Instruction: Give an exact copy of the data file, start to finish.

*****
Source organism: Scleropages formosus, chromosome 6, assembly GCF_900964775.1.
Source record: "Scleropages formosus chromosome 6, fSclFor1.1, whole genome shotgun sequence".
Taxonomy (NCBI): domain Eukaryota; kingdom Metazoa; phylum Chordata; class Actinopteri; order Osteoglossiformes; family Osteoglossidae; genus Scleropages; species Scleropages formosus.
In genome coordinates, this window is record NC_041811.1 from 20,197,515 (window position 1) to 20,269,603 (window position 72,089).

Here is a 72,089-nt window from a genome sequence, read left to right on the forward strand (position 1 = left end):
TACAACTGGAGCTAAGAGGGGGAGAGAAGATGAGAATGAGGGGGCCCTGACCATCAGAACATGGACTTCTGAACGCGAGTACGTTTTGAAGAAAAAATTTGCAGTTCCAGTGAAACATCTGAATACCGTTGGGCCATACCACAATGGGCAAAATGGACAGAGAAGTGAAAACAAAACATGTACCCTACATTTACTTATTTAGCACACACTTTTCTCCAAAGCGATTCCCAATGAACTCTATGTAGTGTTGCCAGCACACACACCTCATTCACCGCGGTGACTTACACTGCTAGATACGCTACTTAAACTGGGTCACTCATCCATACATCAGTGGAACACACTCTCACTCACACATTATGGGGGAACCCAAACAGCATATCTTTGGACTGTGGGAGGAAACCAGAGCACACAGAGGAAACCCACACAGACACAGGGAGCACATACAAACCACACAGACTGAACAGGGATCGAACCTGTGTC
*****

Source organism: Scleropages formosus, chromosome 6, assembly GCF_900964775.1.
Source record: "Scleropages formosus chromosome 6, fSclFor1.1, whole genome shotgun sequence".
Taxonomy (NCBI): domain Eukaryota; kingdom Metazoa; phylum Chordata; class Actinopteri; order Osteoglossiformes; family Osteoglossidae; genus Scleropages; species Scleropages formosus.
In genome coordinates, this window is record NC_041811.1 from 20,197,515 (window position 1) to 20,269,603 (window position 72,089).

Here is a 72,089-nt window from a genome sequence, read left to right on the forward strand (position 1 = left end):
TACAACTGGAGCTAAGAGGGGGAGAGAAGATGAGAATGAGGGGGCCCTGACCATCAGAACATGGACTTCTGAACGCGAGTACGTTTTGAAGAAAAAATTTGCAGTTCCAGTGAAACATCTGAATACCGTTGGGCCATACCACAATGGGCAAAATGGACAGAGAAGTGAAAACAAAACATGTACCCTACATTTACTTATTTAGCACACACTTTTCTCCAAAGCGATTCCCAATGAACTCTATGTAGTGTTGCCAGCACACACACCTCATTCACCGCGGTGACTTACACTGCTAGATACGCTACTTAAACTGGGTCACTCATCCATACATCAGTGGAACACACTCTCACTCACACATTATGGGGGAACCCAAACAGCATATCTTTGGACTGTGGGAGGAAACCAGAGCACACAGAGGAAACCCACACAGACACAGGGAGCACATACAAACCACACAGACTGAACAGGGATCGAACCTGTGTC